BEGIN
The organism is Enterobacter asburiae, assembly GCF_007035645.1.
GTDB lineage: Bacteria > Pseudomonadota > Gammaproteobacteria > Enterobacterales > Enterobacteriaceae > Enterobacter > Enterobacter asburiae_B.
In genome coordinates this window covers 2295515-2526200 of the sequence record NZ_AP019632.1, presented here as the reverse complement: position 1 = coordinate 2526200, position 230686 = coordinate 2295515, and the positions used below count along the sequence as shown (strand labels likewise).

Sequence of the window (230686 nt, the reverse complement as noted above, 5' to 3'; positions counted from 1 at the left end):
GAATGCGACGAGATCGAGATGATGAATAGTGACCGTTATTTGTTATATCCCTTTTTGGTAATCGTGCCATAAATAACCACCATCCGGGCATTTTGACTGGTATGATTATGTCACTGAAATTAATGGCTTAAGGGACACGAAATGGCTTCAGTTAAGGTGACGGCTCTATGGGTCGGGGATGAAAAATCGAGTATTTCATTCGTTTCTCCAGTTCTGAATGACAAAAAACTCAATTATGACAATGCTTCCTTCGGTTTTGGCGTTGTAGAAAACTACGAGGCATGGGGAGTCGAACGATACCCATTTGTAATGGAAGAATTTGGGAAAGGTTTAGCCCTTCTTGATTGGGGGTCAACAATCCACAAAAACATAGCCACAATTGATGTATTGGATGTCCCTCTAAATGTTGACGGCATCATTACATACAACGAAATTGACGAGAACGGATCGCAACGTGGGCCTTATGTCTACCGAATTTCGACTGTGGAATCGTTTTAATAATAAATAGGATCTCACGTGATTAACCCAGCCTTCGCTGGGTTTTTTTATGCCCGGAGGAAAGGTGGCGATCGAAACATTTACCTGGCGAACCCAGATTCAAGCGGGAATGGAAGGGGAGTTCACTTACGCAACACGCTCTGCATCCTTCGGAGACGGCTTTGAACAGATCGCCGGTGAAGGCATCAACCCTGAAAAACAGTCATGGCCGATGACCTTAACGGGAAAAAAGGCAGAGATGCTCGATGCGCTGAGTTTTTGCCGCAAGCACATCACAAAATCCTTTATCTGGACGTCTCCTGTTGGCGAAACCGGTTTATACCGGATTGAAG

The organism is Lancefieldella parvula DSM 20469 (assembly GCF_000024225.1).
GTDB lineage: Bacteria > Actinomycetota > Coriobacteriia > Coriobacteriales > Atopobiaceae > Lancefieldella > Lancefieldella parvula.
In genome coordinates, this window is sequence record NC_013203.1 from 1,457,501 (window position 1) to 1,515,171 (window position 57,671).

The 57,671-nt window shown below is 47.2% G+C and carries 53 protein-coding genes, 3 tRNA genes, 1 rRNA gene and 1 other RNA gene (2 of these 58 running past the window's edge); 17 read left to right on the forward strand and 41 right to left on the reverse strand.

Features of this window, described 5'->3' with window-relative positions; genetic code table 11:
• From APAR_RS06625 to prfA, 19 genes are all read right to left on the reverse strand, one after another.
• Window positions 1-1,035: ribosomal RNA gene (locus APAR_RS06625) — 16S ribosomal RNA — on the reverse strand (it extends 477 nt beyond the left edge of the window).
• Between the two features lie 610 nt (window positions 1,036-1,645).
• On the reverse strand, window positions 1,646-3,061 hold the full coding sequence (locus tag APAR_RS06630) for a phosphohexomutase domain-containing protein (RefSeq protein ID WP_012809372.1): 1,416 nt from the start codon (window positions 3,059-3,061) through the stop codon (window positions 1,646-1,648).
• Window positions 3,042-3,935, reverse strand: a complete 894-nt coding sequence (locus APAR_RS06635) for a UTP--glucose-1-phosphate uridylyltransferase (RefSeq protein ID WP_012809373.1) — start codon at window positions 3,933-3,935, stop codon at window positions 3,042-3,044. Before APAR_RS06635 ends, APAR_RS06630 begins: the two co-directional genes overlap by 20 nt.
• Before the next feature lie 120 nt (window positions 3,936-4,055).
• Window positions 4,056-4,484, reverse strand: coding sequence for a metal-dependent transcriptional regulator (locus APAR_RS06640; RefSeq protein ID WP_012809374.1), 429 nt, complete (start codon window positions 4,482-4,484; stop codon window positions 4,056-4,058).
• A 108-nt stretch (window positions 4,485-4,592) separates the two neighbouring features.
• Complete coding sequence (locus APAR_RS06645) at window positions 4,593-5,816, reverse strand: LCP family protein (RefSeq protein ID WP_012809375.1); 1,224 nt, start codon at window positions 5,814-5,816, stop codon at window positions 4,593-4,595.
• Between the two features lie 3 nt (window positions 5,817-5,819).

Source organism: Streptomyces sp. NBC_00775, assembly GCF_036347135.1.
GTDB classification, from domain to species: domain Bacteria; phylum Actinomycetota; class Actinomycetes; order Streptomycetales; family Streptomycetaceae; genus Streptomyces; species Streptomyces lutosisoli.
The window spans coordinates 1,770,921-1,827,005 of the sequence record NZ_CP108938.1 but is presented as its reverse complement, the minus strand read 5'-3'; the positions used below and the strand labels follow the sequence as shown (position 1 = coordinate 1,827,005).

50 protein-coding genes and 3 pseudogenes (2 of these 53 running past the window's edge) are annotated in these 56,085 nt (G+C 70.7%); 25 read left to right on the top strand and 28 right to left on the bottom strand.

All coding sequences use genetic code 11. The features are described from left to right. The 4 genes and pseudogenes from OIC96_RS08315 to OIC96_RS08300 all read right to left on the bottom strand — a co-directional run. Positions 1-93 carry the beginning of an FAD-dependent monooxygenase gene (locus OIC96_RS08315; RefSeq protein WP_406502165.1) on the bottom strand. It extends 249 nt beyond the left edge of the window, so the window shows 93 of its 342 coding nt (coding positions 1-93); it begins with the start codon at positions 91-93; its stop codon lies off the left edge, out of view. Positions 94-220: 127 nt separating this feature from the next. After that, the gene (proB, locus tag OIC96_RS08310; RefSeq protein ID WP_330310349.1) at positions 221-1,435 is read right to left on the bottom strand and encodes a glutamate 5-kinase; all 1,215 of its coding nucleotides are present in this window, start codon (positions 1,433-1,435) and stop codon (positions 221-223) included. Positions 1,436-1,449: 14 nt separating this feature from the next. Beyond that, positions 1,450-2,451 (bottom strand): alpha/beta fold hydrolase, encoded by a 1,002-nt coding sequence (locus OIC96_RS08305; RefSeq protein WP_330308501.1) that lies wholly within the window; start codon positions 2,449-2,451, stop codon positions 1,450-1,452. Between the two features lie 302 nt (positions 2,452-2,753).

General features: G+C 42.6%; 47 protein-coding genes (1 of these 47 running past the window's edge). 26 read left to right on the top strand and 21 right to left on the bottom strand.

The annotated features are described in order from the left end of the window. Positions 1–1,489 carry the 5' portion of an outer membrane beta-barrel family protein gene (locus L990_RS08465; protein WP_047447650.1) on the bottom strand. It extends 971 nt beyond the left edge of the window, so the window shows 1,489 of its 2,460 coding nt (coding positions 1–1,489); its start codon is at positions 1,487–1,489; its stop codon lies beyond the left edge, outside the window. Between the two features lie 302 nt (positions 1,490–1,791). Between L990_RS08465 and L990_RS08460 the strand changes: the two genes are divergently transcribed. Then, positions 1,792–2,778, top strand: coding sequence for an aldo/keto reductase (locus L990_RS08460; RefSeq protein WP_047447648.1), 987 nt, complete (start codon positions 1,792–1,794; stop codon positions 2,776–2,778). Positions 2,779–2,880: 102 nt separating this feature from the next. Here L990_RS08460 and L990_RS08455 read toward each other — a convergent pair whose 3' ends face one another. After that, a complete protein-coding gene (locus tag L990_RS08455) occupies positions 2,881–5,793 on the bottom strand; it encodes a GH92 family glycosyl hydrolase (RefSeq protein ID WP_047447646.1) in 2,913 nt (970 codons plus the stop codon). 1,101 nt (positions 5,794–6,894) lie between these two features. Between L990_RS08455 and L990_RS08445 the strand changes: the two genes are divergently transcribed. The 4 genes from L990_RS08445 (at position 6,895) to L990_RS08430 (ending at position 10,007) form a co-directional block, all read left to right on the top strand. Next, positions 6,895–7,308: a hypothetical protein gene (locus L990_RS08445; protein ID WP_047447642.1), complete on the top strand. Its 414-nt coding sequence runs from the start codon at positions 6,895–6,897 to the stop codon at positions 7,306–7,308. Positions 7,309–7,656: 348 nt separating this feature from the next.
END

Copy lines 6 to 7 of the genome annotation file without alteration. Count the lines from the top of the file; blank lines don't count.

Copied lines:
The organism is Lancefieldella parvula DSM 20469 (assembly GCF_000024225.1).
GTDB lineage: Bacteria > Actinomycetota > Coriobacteriia > Coriobacteriales > Atopobiaceae > Lancefieldella > Lancefieldella parvula.